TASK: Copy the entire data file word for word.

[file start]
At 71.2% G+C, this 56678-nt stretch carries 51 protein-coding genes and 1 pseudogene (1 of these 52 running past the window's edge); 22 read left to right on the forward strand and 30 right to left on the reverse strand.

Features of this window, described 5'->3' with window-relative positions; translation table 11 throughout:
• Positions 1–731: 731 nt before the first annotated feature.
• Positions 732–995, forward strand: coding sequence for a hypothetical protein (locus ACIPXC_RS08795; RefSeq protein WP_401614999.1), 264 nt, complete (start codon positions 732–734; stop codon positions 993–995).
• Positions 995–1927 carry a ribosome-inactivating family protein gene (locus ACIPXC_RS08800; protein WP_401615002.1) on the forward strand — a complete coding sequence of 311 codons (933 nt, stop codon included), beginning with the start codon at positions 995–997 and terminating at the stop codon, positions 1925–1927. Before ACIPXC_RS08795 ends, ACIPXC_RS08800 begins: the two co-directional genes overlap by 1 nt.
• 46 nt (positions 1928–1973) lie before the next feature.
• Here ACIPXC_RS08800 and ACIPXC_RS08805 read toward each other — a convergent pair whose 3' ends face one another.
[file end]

At 71.2% G+C, this 56678-nt stretch carries 51 protein-coding genes and 1 pseudogene (1 of these 52 running past the window's edge); 22 read left to right on the forward strand and 30 right to left on the reverse strand.

Features of this window, described 5'->3' with window-relative positions; translation table 11 throughout:
• Positions 1–731: 731 nt before the first annotated feature.
• Positions 732–995, forward strand: coding sequence for a hypothetical protein (locus ACIPXC_RS08795; RefSeq protein WP_401614999.1), 264 nt, complete (start codon positions 732–734; stop codon positions 993–995).
• Positions 995–1927 carry a ribosome-inactivating family protein gene (locus ACIPXC_RS08800; protein WP_401615002.1) on the forward strand — a complete coding sequence of 311 codons (933 nt, stop codon included), beginning with the start codon at positions 995–997 and terminating at the stop codon, positions 1925–1927. Before ACIPXC_RS08795 ends, ACIPXC_RS08800 begins: the two co-directional genes overlap by 1 nt.
• 46 nt (positions 1928–1973) lie before the next feature.
• Here ACIPXC_RS08800 and ACIPXC_RS08805 read toward each other — a convergent pair whose 3' ends face one another.